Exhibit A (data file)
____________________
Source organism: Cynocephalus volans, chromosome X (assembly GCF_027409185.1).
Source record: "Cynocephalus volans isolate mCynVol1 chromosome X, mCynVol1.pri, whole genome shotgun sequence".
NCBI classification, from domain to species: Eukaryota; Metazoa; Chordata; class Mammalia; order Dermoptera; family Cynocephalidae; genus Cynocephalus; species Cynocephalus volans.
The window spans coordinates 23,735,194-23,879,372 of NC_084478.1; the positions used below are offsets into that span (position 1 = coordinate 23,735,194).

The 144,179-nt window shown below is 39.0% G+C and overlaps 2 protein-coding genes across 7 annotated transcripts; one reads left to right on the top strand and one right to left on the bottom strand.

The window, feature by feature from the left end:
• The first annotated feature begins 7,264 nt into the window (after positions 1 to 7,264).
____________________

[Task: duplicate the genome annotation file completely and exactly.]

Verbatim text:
Source organism: Cynocephalus volans, chromosome X (assembly GCF_027409185.1).
Source record: "Cynocephalus volans isolate mCynVol1 chromosome X, mCynVol1.pri, whole genome shotgun sequence".
NCBI classification, from domain to species: Eukaryota; Metazoa; Chordata; class Mammalia; order Dermoptera; family Cynocephalidae; genus Cynocephalus; species Cynocephalus volans.
The window spans coordinates 23,735,194-23,879,372 of NC_084478.1; the positions used below are offsets into that span (position 1 = coordinate 23,735,194).

The 144,179-nt window shown below is 39.0% G+C and overlaps 2 protein-coding genes across 7 annotated transcripts; one reads left to right on the top strand and one right to left on the bottom strand.

The window, feature by feature from the left end:
• The first annotated feature begins 7,264 nt into the window (after positions 1 to 7,264).